US4879641A (en) * 1987-11-02 1989-11-07 Sgs-Thomson Microelectronics S.R.L. Analog multiplex for sensing the magnitude and sense of the current through a h-bridge stage utilizing a single sensing resistance
US4896084A (en) * 1989-05-22 1990-01-23 United Technologies Automotive, Inc. Single input, single supply three-state controller
EP0352728A2 (en) * 1988-07-25 1990-01-31 Kabushiki Kaisha Toshiba DC motor stop detector and DC motor brake apparatus
US4906906A (en) * 1986-11-04 1990-03-06 Lautzenhiser Lloyd L Conveyance with electronic control for left and right motors
US4910443A (en) * 1989-02-28 1990-03-20 Square D Company Electronic control circuit for a bidirectional motor
EP0360645A1 (en) * 1988-08-30 1990-03-28 Sony Corporation A safety device for video cassette recorder
US4926099A (en) * 1989-04-07 1990-05-15 General Motors Corporation Bimodal controller for a multi-phase brushless DC motor
EP0390014A1 (en) * 1989-03-30 1990-10-03 Alcatel Espace Power module for the electronic control of a D.C. motor
US4986614A (en) * 1989-08-10 1991-01-22 General Motors Corporation Motor-driven antilock brake pressure modulator having differential motor performance characteristics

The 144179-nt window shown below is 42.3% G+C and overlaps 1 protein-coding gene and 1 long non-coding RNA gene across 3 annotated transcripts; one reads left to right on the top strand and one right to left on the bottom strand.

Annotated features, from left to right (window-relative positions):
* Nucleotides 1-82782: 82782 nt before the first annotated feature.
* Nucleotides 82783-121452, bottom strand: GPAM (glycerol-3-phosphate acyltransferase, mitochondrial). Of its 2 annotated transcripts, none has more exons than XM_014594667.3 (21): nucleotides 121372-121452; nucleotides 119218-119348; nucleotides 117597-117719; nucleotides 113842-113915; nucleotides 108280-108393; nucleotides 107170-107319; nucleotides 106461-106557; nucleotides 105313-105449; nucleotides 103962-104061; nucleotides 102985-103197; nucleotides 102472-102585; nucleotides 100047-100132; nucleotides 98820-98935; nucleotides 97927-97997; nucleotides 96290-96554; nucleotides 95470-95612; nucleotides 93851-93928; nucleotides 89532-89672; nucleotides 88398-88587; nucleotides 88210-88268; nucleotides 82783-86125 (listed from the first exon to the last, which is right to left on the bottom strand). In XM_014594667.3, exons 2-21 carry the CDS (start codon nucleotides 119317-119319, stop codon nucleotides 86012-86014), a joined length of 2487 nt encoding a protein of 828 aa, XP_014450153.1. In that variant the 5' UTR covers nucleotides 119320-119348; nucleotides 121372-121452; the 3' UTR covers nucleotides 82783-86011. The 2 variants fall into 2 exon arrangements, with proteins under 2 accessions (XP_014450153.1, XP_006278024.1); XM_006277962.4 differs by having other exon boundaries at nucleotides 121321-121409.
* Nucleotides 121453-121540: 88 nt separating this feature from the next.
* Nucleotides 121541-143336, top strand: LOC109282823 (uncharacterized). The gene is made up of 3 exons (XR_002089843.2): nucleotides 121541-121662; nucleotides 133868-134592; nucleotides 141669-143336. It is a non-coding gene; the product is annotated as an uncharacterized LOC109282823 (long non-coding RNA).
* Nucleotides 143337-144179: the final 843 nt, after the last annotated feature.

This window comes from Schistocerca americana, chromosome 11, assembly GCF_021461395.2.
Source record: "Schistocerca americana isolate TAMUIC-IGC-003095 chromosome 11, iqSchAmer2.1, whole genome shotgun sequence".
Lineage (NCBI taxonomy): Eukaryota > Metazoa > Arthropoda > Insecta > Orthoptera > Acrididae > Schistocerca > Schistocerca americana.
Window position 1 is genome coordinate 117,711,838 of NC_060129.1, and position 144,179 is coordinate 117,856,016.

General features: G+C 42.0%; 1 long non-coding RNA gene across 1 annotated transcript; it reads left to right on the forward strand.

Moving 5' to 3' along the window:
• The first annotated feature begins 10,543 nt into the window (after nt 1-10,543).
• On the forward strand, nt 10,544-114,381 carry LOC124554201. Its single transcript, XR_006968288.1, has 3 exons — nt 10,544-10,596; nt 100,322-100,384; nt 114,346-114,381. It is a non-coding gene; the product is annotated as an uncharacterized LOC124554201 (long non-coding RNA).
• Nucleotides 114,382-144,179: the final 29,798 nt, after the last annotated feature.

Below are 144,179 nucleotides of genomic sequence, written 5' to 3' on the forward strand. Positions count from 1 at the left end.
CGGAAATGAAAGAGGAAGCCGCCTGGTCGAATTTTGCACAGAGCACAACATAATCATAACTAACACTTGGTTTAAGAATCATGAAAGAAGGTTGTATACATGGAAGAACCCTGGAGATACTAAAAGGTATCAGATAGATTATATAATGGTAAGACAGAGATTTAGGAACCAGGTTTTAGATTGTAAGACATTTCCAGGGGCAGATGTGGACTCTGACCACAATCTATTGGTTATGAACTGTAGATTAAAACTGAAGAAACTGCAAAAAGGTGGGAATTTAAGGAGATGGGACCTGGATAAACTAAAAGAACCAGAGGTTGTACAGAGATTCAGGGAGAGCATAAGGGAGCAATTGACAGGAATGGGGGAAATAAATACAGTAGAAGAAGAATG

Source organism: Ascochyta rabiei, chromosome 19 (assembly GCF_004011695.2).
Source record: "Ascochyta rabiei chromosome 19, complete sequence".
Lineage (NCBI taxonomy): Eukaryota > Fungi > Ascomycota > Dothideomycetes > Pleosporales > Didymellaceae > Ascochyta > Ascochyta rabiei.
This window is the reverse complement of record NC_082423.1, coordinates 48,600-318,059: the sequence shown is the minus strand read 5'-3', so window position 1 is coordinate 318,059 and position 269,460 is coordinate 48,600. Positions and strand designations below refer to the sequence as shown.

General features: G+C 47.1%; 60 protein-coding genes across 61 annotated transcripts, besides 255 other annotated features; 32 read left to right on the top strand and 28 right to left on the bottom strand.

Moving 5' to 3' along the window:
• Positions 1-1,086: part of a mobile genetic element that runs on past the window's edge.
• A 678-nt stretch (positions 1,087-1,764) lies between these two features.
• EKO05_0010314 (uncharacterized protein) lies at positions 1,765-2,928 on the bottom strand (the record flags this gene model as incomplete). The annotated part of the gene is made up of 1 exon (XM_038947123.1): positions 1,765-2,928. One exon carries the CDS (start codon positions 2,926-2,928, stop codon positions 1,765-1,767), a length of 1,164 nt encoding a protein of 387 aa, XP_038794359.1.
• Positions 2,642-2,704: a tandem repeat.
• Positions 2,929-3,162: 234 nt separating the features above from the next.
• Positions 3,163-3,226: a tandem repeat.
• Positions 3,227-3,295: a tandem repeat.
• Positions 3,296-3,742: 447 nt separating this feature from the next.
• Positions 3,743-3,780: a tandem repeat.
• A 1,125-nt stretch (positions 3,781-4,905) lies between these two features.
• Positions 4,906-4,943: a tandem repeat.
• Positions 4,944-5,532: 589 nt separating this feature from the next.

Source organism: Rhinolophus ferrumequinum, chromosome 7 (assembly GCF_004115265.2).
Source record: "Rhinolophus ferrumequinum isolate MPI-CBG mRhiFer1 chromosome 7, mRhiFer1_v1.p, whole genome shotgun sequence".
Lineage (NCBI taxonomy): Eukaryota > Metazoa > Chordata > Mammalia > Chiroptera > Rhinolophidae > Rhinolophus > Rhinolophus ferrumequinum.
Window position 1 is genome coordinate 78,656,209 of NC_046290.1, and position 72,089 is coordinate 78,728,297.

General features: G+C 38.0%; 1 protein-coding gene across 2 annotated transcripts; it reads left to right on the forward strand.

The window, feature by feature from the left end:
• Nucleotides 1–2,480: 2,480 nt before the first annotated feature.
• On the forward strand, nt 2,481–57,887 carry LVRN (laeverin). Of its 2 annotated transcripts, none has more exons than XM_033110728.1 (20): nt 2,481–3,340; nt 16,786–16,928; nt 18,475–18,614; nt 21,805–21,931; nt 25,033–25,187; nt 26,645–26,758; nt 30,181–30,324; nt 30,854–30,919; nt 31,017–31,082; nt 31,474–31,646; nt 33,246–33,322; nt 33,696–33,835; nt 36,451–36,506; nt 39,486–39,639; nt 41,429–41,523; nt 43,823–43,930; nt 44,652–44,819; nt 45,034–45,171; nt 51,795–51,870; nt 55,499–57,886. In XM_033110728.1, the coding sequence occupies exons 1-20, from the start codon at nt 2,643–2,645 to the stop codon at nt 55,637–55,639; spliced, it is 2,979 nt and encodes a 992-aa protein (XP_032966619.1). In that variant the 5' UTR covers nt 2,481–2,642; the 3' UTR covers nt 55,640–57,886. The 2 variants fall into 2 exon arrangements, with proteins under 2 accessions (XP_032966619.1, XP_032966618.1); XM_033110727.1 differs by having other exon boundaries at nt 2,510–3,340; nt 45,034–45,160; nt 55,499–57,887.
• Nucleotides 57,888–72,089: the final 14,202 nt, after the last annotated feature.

WO1992011476A1 (en) * 1990-12-19 1992-07-09 Automotive Products (Usa), Inc. Electrical control apparatus for control of an automatic transmission apparatus with remote motor controller circuit
US5142208A (en) * 1991-07-26 1992-08-25 Storage Technology Corporation Current sensing method and apparatus for a multi-phase brushless DC motor
US5196772A (en) * 1990-09-05 1993-03-23 Hofmann Maschinenbau Gmbh Apparatus for fitting tires on wheels
US5287046A (en) * 1992-05-13 1994-02-15 International Business Machines Corporation Method and system for actuator control for direct access storage devices